'You can inspire others,' Biden tells graduates
Published: Saturday, January 9, 2010
Updated: Sunday, January 10, 2010 02:01
Everyone has the ability, and obligation, to inspire others, second lady Jill Biden told members of the Class of 2009 graduating Saturday morning.
"I have no doubt that each and every one of you has the power to mentor and inspire our future generations of business leaders, artists, statesmen, and scientists," Biden said.
Biden, a university alumna and the wife of Vice President Joe Biden, spoke to the 400 graduates attending Winter Commencement, as well as the nearly 4,000 family members and friends cheering them on at the Bob Carpenter Center.
The university conferred more than 1,200 degrees during the two-hour ceremony, but that figure includes all students who have completed their degree requirements since May. Winter Commencement is optional, and many graduates choose not to attend.
Biden told the graduates that this was a day they would remember for the rest of their lives.
"Just three years ago, I was sitting right where you are, and it was one of the best days of my life," said Biden, whose husband presented her with her doctorate in education at the 2007 Winter Commencement. She also received her undergraduate degree at the university in 1975.
"I know that none of you will ever forget this day -- your day," she said. "Nor will those who supported you – your proud mothers and fathers; your husbands and wives; your sons and daughters; your grandparents and friends."
Biden, a long-time educator who still teaches English classes at a community college near Washington, D.C., made education the main theme of her speech.
"The University of Delaware transformed me because that's what education does," she said. "Your best professors can inspire you. Your peers can motivate you to be better than you ever imagined. Your favorite courses can literally alter the path you take in life."
University President Patrick Harker told graduates to develop a passion in something that surrounds them.
"Everyone wants to be interesting, but it's more important to be interested," Harker said. "The latter tends to secure the former anyway."
Humans are born problem-solvers, he said.
"But to solve problems, you must understand them," Harker said. "To understand them, you must engage with them. And to engage, you must be interested."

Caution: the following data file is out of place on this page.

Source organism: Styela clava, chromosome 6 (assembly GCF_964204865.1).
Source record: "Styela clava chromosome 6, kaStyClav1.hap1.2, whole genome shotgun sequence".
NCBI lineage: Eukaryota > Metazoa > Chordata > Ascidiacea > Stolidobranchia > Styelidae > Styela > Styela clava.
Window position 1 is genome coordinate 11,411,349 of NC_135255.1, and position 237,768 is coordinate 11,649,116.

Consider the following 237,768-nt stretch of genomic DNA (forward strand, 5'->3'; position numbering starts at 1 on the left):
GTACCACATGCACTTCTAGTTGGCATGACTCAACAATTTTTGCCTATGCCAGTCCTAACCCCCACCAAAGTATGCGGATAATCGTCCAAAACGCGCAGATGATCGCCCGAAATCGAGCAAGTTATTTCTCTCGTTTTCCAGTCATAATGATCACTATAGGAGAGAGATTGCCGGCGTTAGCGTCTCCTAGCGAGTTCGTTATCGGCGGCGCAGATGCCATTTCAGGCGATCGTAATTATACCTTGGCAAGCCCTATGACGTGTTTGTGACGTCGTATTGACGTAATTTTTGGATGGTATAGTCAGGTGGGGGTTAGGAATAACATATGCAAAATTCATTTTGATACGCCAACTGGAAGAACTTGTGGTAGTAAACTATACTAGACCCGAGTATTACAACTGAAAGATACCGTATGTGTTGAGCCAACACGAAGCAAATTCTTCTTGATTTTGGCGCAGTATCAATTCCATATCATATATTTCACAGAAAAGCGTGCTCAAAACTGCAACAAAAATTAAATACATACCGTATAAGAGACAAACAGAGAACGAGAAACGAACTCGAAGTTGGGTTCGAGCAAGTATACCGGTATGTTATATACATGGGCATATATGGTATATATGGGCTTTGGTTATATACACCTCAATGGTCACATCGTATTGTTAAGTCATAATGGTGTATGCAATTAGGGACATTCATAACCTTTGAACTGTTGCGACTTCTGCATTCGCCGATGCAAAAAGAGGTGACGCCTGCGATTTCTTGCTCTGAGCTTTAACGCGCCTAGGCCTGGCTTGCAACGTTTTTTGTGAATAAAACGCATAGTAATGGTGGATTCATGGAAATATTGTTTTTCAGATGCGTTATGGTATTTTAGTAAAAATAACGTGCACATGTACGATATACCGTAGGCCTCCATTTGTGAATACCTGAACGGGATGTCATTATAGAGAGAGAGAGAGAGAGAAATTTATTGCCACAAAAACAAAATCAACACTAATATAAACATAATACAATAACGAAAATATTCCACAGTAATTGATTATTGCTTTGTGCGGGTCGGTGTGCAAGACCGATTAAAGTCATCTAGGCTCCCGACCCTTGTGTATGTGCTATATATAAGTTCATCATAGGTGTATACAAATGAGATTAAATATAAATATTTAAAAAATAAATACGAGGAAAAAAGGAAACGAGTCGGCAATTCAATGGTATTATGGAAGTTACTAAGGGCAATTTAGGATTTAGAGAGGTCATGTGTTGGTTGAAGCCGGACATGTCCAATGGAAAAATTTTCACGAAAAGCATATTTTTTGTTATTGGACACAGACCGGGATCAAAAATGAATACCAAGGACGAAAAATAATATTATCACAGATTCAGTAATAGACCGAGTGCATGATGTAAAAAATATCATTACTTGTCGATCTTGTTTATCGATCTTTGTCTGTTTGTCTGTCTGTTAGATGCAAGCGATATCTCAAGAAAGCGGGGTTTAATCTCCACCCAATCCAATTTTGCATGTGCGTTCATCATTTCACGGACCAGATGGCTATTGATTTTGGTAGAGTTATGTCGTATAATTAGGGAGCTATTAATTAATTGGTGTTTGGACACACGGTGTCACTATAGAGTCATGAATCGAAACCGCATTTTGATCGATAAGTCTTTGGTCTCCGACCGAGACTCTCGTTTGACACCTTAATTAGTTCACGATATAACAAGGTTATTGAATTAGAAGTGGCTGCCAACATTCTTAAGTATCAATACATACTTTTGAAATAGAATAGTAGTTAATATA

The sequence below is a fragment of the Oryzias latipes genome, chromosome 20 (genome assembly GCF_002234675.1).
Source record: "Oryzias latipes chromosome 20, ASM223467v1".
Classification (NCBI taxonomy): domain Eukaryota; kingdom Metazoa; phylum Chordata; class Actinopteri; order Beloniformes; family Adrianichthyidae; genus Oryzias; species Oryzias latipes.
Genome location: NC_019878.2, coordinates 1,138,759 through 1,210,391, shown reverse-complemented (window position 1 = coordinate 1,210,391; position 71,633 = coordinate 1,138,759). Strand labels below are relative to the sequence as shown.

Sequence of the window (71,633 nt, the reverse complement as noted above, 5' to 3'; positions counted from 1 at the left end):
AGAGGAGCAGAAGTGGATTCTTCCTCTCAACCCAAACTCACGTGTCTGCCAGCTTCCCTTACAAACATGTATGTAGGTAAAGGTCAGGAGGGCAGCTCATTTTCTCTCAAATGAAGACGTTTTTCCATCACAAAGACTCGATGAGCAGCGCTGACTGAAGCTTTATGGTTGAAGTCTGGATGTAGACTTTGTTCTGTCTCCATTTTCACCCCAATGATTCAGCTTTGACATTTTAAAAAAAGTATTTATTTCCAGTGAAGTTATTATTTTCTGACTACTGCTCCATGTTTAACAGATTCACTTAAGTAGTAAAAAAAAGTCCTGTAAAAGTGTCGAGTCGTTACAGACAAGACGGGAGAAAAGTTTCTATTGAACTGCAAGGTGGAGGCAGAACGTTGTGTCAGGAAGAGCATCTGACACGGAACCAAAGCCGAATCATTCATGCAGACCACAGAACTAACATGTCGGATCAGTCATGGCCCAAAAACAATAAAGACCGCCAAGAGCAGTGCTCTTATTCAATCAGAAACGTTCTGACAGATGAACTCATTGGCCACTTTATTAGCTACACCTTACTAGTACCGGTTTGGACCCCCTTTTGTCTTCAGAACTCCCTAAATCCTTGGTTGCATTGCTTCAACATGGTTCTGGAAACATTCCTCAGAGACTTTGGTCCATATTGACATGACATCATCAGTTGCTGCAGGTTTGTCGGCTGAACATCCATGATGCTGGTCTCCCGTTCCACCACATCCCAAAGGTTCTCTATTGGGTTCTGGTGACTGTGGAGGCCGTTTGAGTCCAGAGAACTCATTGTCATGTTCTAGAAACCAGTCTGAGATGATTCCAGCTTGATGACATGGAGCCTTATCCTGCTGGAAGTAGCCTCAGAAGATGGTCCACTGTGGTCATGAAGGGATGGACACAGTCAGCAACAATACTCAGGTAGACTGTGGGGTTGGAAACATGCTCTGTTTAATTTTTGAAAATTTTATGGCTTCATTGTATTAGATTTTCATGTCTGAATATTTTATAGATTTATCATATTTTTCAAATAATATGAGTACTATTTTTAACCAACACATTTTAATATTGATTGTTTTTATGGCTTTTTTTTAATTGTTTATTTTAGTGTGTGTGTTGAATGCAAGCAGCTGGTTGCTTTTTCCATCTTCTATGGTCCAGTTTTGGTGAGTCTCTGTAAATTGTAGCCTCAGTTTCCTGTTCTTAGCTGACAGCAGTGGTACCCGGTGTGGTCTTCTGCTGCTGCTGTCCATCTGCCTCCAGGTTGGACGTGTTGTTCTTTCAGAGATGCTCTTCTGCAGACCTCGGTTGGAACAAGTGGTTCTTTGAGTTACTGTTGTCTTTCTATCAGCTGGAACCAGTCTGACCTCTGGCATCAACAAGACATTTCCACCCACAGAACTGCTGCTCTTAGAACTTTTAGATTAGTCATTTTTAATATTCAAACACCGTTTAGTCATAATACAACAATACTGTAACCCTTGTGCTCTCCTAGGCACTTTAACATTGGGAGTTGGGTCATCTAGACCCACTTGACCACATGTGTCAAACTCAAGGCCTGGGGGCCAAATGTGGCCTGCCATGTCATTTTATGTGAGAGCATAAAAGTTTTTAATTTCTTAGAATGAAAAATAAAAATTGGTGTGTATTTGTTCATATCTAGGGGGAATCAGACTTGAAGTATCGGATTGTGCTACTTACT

Reminding the graduates that he started out as a civil engineer before joining academia, Harker told students to be open to trying different career paths if the opportunity arises.
"Life is seldom linear, and sometimes the detours are just the change of scenery you need," he said.
For example, he said, if nurses turn their focus to public policy they could play a valuable role in shaping healthcare reform, and engineers could help tutor a student struggling in math.
Biden, too, spoke of the importance of mentoring.
"You can do whatever it is that you love, and by mentoring or volunteering outside of the classroom and in your community, you can inspire others to love that something else, too," she said.
Biden dedicated much of her speech to acknowledging several graduates who overcame obstacles to obtain their degree, such as Barbara Burlingame, who at age 59 finally earned her B.A. in English, and Lulu Song who was a journalist in China before meeting a university professor and deciding to travel to Newark to earn a doctorate in education.
"While you all came to this college at different stages in life, after sacrifice and hard work, you all walk across the same stage today having accomplished something no one can ever take away from you -- your education," she said.
Biden grew emotional talking about her mother-in-law, Jean Biden, who died Friday at the age of 92.
"Education was one of the values that Mom-mom treasured the most in life for herself and her children," she said. "I will never forget driving down our driveway after my commencement - and Mom-mom being the first to proudly point to the signs the family had made which said: "Welcome to the home of Dr. and Senator Biden."
Due to the death of his mother, Joe Biden did not attend the commencement ceremony as was originally planned.
The second lady encouraged graduates to open their eyes to the world and to help others imagine their full potential.
"You owe it not only to them, but also to yourselves to pass it along—that knowledge, that passion, and now, that well-deserved University of Delaware degree," she said.